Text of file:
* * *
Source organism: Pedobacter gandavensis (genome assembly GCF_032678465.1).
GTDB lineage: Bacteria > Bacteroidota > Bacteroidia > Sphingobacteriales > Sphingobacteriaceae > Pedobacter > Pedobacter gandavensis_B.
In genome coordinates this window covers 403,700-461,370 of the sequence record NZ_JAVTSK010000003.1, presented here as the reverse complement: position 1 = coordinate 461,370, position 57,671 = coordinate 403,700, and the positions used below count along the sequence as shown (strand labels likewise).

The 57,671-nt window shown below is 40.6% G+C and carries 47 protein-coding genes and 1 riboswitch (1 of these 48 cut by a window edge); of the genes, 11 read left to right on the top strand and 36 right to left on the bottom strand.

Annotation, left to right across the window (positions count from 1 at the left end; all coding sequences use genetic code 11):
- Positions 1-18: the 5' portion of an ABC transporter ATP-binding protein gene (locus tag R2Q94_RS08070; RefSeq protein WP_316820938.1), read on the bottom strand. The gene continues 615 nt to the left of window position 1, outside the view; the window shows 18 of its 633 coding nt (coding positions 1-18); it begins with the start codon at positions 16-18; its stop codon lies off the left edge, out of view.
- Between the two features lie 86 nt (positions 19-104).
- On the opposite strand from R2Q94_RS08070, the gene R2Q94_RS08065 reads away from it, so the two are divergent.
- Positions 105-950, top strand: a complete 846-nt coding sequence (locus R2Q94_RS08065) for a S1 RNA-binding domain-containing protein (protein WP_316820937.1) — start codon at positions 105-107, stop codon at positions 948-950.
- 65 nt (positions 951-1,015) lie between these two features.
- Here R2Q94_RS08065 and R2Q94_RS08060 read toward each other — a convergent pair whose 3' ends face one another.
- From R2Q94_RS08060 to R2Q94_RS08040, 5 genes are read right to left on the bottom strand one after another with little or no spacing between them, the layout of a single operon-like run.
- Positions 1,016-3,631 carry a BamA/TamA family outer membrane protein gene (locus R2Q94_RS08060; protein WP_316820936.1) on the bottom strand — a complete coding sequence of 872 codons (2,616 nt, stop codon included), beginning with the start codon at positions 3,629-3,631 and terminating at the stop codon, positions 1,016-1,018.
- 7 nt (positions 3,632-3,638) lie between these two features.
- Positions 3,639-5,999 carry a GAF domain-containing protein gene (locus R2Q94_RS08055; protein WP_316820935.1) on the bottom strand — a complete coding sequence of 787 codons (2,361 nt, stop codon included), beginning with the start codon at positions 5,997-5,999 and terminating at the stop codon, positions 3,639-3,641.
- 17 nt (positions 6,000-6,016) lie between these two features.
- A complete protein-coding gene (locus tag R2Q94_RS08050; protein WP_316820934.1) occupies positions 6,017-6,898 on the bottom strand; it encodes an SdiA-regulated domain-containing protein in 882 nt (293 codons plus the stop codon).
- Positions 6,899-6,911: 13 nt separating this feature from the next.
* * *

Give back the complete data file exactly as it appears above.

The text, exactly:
Source organism: Pedobacter gandavensis (genome assembly GCF_032678465.1).
GTDB lineage: Bacteria > Bacteroidota > Bacteroidia > Sphingobacteriales > Sphingobacteriaceae > Pedobacter > Pedobacter gandavensis_B.
In genome coordinates this window covers 403,700-461,370 of the sequence record NZ_JAVTSK010000003.1, presented here as the reverse complement: position 1 = coordinate 461,370, position 57,671 = coordinate 403,700, and the positions used below count along the sequence as shown (strand labels likewise).

The 57,671-nt window shown below is 40.6% G+C and carries 47 protein-coding genes and 1 riboswitch (1 of these 48 cut by a window edge); of the genes, 11 read left to right on the top strand and 36 right to left on the bottom strand.

Annotation, left to right across the window (positions count from 1 at the left end; all coding sequences use genetic code 11):
- Positions 1-18: the 5' portion of an ABC transporter ATP-binding protein gene (locus tag R2Q94_RS08070; RefSeq protein WP_316820938.1), read on the bottom strand. The gene continues 615 nt to the left of window position 1, outside the view; the window shows 18 of its 633 coding nt (coding positions 1-18); it begins with the start codon at positions 16-18; its stop codon lies off the left edge, out of view.
- Between the two features lie 86 nt (positions 19-104).
- On the opposite strand from R2Q94_RS08070, the gene R2Q94_RS08065 reads away from it, so the two are divergent.
- Positions 105-950, top strand: a complete 846-nt coding sequence (locus R2Q94_RS08065) for a S1 RNA-binding domain-containing protein (protein WP_316820937.1) — start codon at positions 105-107, stop codon at positions 948-950.
- 65 nt (positions 951-1,015) lie between these two features.
- Here R2Q94_RS08065 and R2Q94_RS08060 read toward each other — a convergent pair whose 3' ends face one another.
- From R2Q94_RS08060 to R2Q94_RS08040, 5 genes are read right to left on the bottom strand one after another with little or no spacing between them, the layout of a single operon-like run.
- Positions 1,016-3,631 carry a BamA/TamA family outer membrane protein gene (locus R2Q94_RS08060; protein WP_316820936.1) on the bottom strand — a complete coding sequence of 872 codons (2,616 nt, stop codon included), beginning with the start codon at positions 3,629-3,631 and terminating at the stop codon, positions 1,016-1,018.
- 7 nt (positions 3,632-3,638) lie between these two features.
- Positions 3,639-5,999 carry a GAF domain-containing protein gene (locus R2Q94_RS08055; protein WP_316820935.1) on the bottom strand — a complete coding sequence of 787 codons (2,361 nt, stop codon included), beginning with the start codon at positions 5,997-5,999 and terminating at the stop codon, positions 3,639-3,641.
- 17 nt (positions 6,000-6,016) lie between these two features.
- A complete protein-coding gene (locus tag R2Q94_RS08050; protein WP_316820934.1) occupies positions 6,017-6,898 on the bottom strand; it encodes an SdiA-regulated domain-containing protein in 882 nt (293 codons plus the stop codon).
- Positions 6,899-6,911: 13 nt separating this feature from the next.